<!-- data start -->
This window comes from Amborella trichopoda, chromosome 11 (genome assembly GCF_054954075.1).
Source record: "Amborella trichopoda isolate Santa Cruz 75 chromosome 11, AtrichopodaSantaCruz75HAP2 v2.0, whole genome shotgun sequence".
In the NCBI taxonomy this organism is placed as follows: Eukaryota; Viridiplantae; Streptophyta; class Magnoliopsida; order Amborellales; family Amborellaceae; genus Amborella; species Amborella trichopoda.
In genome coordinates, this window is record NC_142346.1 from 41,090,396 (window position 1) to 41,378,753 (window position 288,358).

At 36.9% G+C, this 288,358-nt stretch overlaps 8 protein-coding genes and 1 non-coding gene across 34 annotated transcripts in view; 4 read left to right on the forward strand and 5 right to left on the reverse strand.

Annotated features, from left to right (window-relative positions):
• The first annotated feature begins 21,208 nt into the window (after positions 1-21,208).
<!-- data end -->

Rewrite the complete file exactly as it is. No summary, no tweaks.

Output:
This window comes from Amborella trichopoda, chromosome 11 (genome assembly GCF_054954075.1).
Source record: "Amborella trichopoda isolate Santa Cruz 75 chromosome 11, AtrichopodaSantaCruz75HAP2 v2.0, whole genome shotgun sequence".
In the NCBI taxonomy this organism is placed as follows: Eukaryota; Viridiplantae; Streptophyta; class Magnoliopsida; order Amborellales; family Amborellaceae; genus Amborella; species Amborella trichopoda.
In genome coordinates, this window is record NC_142346.1 from 41,090,396 (window position 1) to 41,378,753 (window position 288,358).

At 36.9% G+C, this 288,358-nt stretch overlaps 8 protein-coding genes and 1 non-coding gene across 34 annotated transcripts in view; 4 read left to right on the forward strand and 5 right to left on the reverse strand.

Annotated features, from left to right (window-relative positions):
• The first annotated feature begins 21,208 nt into the window (after positions 1-21,208).